Contentiousness and change in the multilateral world order
Research addresses disputes about the multilateral order and the related dynamics within international organizations, as well as international standards and regimes.
Open or closed international organizations? (DFG research grant)
Under what conditions do international organizations change their policies when these are contested by the assumed beneficiaries of those policies? One widespread assumption is that international organizations are bureaucratic containers. External influences are filtered by a hierarchical culture and a rigid organizational structure. Civil society protest often leads to rhetorical and procedural changes in international organizations but seldom to substantial policy change – international organizations are “closed organizations”. To what extent does this assumption still hold true? Current research describes international organizations as “open organizations”. Organizational cultures and structures are increasingly fluid and formal organizational boundaries play less of a role, due, in large parts, to New Public Management reforms. We observe transnational professional networks which fight over control over certain issue areas and they shape the behavior of international organizations. In this framework, civil society protest does not fail because of rigid IO cultures and pathologies. Instead, contesting groups can use access to professional networks, which are assumed to be more open to innovation, to affect IO policies.
The project combines these two contrasting variations of constructivist IO studies in one research design: an open organizational culture and structure should promote policy change in IOs; a closed organizational culture and structure should hinder change. The project also tests alternative factors: the effects of powerful states and of different protest strategies. We compare reactions of ILO, UNICEF, UNODC and WHO to contestation by assumed beneficiaries in different issue areas: drug use and trafficking, child labor, human trafficking, and female genital mutilation. The project combines a hypothesis-testing case comparison with process tracing. It will use expert interview, qualitative content analysis as well as network analysis.
Specialization in multilateral diplomacy
How states act in multilateral decision-making bodies of international organizations is also changing. A trend toward specialization can be observed in many fields—from the earlier practice of dispatching carrier diplomats to sending experts from sector ministries. Although research describes this as an efficient, depoliticizing strategy, this specialization also displays unanticipated side effects, which will be examined in a second project.
International norm disputes: Contestation regarding the robustness of norms (DFG research grant)
The increasing contentiousness over standards and regimes in the multilateral world order is a third important aspect to study. On one hand, we observe that many international standards and regulations long considered sacrosanct—including the international prohibition of torture, the Nuclear Non-Proliferation Treaty, and the Framework Convention on Climate Change—are being questioned, including by states that were deeply involved in their development. At the same time, however, the international system is also undergoing major power shifts.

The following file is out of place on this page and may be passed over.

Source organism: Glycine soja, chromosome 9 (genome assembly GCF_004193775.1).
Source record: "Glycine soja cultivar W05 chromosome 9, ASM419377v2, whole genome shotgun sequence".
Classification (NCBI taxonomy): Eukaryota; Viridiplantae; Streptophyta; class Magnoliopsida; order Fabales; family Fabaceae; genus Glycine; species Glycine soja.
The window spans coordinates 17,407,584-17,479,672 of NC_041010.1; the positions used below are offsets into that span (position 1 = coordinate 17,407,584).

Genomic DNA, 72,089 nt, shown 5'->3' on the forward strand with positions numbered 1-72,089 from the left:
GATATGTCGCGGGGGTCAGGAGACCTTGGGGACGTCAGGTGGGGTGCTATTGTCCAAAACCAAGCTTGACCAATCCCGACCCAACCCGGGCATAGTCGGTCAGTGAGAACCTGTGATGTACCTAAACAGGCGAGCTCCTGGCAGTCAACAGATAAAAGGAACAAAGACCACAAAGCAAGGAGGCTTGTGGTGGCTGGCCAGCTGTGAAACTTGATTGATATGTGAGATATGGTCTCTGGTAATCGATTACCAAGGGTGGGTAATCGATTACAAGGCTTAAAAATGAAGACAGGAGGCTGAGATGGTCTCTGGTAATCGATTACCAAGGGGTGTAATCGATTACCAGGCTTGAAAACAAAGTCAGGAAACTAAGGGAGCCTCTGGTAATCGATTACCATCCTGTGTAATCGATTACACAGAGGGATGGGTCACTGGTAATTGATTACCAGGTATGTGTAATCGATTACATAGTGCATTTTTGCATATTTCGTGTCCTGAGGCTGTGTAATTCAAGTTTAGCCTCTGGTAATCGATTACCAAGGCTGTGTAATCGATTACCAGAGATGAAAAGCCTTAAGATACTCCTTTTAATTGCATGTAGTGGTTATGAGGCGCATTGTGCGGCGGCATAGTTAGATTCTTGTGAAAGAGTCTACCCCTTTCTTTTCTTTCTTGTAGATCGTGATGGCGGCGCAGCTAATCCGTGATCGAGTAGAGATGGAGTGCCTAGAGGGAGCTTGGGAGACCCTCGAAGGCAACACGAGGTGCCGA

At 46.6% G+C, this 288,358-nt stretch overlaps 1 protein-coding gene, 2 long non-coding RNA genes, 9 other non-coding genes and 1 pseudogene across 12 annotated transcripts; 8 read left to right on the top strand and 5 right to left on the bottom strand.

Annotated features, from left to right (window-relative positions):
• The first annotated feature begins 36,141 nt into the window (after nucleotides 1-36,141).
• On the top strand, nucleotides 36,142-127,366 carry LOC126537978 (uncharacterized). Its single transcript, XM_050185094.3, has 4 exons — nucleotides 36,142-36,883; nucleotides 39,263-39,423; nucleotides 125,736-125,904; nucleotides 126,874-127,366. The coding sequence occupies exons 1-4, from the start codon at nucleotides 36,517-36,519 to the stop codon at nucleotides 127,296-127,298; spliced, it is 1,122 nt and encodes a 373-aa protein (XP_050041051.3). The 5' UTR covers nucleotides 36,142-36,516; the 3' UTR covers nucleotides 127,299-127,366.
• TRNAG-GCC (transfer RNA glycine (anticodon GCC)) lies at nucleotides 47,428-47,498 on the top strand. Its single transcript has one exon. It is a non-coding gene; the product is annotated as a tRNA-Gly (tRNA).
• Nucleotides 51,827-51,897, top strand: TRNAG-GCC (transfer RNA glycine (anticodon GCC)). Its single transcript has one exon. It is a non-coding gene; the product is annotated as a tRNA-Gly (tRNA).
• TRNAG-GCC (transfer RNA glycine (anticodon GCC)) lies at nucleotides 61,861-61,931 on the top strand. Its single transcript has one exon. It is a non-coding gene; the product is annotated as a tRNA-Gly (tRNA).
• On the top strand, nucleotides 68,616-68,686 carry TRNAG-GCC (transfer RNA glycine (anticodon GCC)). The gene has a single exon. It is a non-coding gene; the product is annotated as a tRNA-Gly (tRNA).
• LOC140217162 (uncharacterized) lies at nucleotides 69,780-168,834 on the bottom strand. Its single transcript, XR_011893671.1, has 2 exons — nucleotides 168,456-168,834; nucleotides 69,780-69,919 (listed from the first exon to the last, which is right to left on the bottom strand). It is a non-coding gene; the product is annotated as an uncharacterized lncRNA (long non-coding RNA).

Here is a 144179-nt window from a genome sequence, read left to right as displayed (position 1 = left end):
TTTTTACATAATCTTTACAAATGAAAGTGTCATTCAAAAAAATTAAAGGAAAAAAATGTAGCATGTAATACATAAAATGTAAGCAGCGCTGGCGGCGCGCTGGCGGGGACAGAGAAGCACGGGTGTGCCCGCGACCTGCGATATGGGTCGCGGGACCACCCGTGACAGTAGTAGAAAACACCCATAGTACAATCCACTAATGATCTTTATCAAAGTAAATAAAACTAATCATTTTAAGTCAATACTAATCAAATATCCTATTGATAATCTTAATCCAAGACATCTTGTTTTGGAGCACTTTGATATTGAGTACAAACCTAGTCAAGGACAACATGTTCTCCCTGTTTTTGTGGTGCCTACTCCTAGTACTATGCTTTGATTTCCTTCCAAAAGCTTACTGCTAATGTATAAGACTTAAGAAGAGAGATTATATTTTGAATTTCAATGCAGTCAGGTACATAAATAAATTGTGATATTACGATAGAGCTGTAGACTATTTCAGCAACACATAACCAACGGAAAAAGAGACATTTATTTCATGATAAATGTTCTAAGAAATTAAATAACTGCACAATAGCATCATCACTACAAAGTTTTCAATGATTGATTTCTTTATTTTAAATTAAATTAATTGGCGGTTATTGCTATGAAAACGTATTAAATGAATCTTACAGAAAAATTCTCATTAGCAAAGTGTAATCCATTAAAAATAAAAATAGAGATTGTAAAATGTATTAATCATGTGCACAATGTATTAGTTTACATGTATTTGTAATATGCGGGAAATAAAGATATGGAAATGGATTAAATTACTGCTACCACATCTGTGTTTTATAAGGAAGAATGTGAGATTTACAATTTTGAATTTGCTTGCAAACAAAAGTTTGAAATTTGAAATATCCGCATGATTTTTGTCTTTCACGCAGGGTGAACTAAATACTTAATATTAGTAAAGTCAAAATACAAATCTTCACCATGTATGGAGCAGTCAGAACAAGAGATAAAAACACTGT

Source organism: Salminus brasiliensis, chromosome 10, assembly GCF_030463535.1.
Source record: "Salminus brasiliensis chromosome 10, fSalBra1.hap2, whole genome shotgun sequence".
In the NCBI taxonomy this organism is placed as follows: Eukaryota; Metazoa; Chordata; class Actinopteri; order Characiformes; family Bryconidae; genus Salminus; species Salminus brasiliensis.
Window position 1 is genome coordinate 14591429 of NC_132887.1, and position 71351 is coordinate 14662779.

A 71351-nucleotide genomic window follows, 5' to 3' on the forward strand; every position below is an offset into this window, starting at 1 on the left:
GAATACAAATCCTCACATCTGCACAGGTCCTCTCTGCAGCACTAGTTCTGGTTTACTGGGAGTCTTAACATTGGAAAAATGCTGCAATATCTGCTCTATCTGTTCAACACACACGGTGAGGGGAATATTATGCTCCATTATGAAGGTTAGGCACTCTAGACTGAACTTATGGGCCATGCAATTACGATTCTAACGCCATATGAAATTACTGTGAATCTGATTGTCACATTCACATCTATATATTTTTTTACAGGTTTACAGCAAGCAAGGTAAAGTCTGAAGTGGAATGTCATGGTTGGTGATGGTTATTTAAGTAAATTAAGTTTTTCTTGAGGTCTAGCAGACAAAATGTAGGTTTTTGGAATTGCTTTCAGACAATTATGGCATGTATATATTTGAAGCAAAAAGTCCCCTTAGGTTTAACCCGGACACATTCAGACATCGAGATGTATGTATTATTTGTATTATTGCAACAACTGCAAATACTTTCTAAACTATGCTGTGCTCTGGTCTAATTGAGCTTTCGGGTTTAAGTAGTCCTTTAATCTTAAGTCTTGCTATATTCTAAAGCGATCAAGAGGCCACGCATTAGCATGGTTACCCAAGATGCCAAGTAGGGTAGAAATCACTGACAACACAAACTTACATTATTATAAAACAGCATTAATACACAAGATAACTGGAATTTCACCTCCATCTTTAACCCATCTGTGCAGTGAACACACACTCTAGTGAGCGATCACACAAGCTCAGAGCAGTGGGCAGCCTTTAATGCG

The dominant agreement about “liberal” values in the international system that a Western coalition had supported since the 1990s seems to be crumbling, and “non-Western” states and regions are assuming ever more important roles in the international system. Will this change cause international standards to decline, or will they be reinvigorated? How much will international regulations become localized and changed, for example, how might the notion of the “responsibility to protect” change in China or Brazil? When do such localizations have repercussions on the current global consensus regarding international standards and regimes?
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Peace and conflict research
In the last 25 years, the field of peaceful conflict resolution has become more internationalized and institutionalized. Peacekeeping missions are being given more and more extensive mandates, which require increased military support. “Peace-building activities” now represent a major part of the portfolios of many IOs and national development aid organizations. Likewise, a large number of novel institutions are being tested — from the International Criminal Court to hybrid investigative commissions in post-conflict countries. At the same time, complex conflicts like those in Iraq, Syria, and Afghanistan are engendering a definite intervention fatigue in many countries. The earlier goal of creating a sustainable peace by establishing democratic institutions is being replaced by new interest in local solutions, such as indigenous jurisdiction or tribal justice, and in more “ownership” by governments in conflict regions. The second research area focuses on the implementation and effects of this catch-22 situation: ever-greater internationalization versus the search for local solutions.